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Case Number 02228

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Grease

Paramount // 1978 // 110 Minutes // Rated PG
Reviewed by Judge Patrick Naugle // September 24th, 2002

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All Rise...

Editor's Note

Our review of Grease: Rockin' Rydell Edition, published September 19th, 2006, is also available.

The Charge

Grease IS the word.

Opening Statement

Women unite, for your time (or, more aptly, movie) has come…to DVD, that is! Yes, the musical which I have been forced to watch with over 65 separate girlfriends is finally on DVD. It's got singing! It's got dancing! It's got a thin John Travolta telling everyone to "be cool!" Of course, it can only be the smash 1978 mega-hit Grease! After a long wait, fans of the nostalgic '50s homage from the '70s (catch all that?) is here in glorious widescreen! Grab your girl, hop in your '57 Chevy, and get ready for good times with the gang from Rydell High, care of Paramount Home Entertainment.

Facts of the Case

It's the fabulous 1950s all over again at Rydell High School, home of the Pink Ladies and the T-Birds, the geeks and the jocks, and everyone else in-between! Grease tells the sweet love story between gang member Danny Zuko (Travolta) and innocent Australian exchange student Sandy Olsen (Olivia-Newton John). One incredible summer the two meet and fall in love, but circumstances beyond their control tear them from each other's arms (i.e., Sandy's leaving to go back down under). As the school year at Rydell begins, Danny finds out that Sandi really didn't take off for home—instead her plans have changed, leaving Sandy to attend Rydell for the school year. But Danny isn't the same Danny she remembers from the beach. He's cool. He's collected. He's a T-Bird, which means he's got enough attitude to sink even Russell Crowe's ship. Through song and dance, Danny and Sandy will learn that in the end each other really is "The one that I want."

The Evidence

Okay, so I was exaggerating a just a little. Technically speaking, I haven't watched Grease with 65 girlfriends. Heck, I haven't even had 65 girlfriends (and I think that's painfully obvious since I am a big fat geek writer who works on the Internet). However, I did have to sit through Grease about seven years ago with an ex (Nicole, wherever you are, come back!) and I remember thinking, "Hey, this isn't as bad as I anticipated." You see, up until this point I had never seen Grease. However, the film had left an indelible impression in my youthful conscious. I knew the music well from my childhood, and my sister seemed to own all kinds of Grease paraphernalia (puzzles, books, records, etcetera). Heck, I even saw the stage version—where the film originated—when I was in college. While Grease doesn't rank as an all time favorite in the musical genre, it is a hoot.

The real standout isn't the characters, plot, or the sets (though they're all well and good). No, the real charmer is the music. Oh, that infectious, upbeat music! Tinged with '50s charm and embedded in '70s schmaltz, the songs of Grease are what memories are made of. Almost every tempo-laced tune induces a foot stomping sing-a-long. "The One That I Want" is a song I could listen to over and over again (please, don't tell the other Judges this or I'll be beat to smithereens). [Editor's Note: Metallica rules!] Other songs, like "Hoplessly Devoted To You" and "Greased Lightning," make this a movie full off songs that have become near classics in both the pop and theatrical circles. For a brief moment, it's tangible to think that Phil Spector would have been proud (if he wasn't such a reclusive loon…).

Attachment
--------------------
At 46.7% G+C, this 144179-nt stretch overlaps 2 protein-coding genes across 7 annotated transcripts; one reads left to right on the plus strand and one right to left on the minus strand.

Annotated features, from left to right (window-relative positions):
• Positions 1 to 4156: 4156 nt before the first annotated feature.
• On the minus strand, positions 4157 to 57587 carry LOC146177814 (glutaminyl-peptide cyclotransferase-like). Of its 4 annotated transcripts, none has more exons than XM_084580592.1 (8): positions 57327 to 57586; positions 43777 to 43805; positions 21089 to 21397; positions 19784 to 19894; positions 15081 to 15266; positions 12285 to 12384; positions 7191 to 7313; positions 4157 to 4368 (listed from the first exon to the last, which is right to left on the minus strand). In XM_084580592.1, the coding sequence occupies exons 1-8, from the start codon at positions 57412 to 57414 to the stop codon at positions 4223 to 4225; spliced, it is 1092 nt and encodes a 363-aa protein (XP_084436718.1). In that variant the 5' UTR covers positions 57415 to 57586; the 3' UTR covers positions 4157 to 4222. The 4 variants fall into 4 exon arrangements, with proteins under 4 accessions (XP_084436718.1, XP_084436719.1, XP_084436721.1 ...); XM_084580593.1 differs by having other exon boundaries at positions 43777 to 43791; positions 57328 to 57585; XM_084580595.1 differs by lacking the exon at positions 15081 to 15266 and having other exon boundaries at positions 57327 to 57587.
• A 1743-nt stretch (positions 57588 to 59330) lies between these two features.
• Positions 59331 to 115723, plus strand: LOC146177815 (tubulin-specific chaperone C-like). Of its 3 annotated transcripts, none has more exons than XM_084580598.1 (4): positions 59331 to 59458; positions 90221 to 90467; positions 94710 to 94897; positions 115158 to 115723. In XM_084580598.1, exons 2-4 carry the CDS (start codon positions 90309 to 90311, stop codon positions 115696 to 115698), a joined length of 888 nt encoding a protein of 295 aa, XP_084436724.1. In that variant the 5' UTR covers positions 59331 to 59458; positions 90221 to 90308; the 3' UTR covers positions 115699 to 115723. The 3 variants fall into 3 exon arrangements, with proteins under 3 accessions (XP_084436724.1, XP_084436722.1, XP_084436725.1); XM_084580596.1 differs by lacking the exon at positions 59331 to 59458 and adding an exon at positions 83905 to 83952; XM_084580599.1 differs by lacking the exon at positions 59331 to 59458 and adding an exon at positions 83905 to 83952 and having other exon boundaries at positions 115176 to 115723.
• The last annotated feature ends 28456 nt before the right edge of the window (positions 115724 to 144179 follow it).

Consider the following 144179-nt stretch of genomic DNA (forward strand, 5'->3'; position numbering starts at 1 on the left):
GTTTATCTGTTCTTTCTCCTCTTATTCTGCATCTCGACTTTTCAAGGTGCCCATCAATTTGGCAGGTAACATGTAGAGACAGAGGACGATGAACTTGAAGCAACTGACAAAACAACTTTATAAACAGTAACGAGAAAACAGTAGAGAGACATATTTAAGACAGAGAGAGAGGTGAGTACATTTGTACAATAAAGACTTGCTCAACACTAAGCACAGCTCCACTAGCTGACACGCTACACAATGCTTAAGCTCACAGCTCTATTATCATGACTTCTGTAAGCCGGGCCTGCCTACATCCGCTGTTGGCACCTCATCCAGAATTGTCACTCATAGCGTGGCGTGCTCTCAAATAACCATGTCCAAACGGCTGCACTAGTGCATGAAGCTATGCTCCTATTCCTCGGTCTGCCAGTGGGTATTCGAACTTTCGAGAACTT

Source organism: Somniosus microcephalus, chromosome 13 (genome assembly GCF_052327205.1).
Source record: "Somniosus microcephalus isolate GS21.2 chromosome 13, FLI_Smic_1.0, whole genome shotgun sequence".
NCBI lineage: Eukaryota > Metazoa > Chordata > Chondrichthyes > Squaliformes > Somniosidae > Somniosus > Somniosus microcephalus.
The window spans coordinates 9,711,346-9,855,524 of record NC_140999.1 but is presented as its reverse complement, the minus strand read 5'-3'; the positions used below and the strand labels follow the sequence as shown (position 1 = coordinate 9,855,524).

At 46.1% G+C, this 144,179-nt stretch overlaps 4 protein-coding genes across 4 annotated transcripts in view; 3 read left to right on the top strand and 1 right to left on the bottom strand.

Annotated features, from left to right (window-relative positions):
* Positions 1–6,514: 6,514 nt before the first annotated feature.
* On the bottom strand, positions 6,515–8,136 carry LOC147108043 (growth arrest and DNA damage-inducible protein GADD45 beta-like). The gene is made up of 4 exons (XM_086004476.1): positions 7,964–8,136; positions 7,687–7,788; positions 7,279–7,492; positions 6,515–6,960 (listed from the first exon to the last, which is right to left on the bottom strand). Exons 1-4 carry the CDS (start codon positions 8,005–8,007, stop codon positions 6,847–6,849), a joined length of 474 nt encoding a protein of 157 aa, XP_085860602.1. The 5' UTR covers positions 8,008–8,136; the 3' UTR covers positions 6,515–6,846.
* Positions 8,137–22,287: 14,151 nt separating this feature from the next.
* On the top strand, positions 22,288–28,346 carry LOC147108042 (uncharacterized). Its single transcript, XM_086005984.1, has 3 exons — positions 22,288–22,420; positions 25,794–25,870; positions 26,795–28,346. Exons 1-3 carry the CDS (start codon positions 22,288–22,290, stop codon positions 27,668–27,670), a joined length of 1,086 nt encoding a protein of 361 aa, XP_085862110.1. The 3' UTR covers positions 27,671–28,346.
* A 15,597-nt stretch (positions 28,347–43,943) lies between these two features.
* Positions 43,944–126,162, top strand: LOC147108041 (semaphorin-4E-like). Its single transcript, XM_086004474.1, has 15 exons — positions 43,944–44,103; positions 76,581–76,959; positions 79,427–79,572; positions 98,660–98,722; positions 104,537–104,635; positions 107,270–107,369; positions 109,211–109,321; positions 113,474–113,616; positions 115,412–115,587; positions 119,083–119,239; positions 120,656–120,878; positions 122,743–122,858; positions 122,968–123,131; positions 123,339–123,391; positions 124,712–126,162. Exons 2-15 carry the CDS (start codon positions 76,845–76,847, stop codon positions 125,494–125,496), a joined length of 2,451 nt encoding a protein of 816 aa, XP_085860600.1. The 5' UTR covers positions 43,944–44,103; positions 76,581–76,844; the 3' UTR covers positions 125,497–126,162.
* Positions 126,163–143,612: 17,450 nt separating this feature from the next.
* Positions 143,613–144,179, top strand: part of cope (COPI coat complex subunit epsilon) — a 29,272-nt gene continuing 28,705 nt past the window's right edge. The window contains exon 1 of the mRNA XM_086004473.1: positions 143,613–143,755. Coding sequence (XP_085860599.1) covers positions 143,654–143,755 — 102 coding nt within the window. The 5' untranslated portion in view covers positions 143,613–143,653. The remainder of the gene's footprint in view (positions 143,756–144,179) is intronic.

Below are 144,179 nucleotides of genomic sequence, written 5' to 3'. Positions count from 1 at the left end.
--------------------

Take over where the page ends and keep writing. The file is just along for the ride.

As for the script, well, it's just a goofy little love story about a naïve girl in love with a too-cool-for-words-yet-lion-hearted gang member working through a lil' puppy dog mushy stuff. Is it especially memorable? Not really. But Grease wasn't made to be an intricate story probing deeply into the heart of teenage love. At its core Grease just wants to entertain, and it passes that test with flying colors. The performances here are all winning, especially Travolta and Newton-John as the leads. Personally, I've never been much of a Travolta fan—didn't really like Pulp Fiction, nor most of his films that followed (and don't even get me started on Battlefield Earth…). However, he does a fine job as Danny Zuko—he's cool, he's funny, and a heckuva lot thinner. Newton-John is so darn cute that I challenge any male viewer not to instantly fall in love with her smile. Supporting these two are some great character actors, including Stockard Channing as the requisite "bad girl" and Jeff Conaway as Danny's right hand buddy. Even the smaller roles are memorable. Who can forget Eddie Deezen (in his first big screen role) as the ultra nerdy Eugene? Or Didi Conn as everyone's favorite "beauty school dropout" Frenchy? From big to small, the characters in Grease are almost as adorable as the music.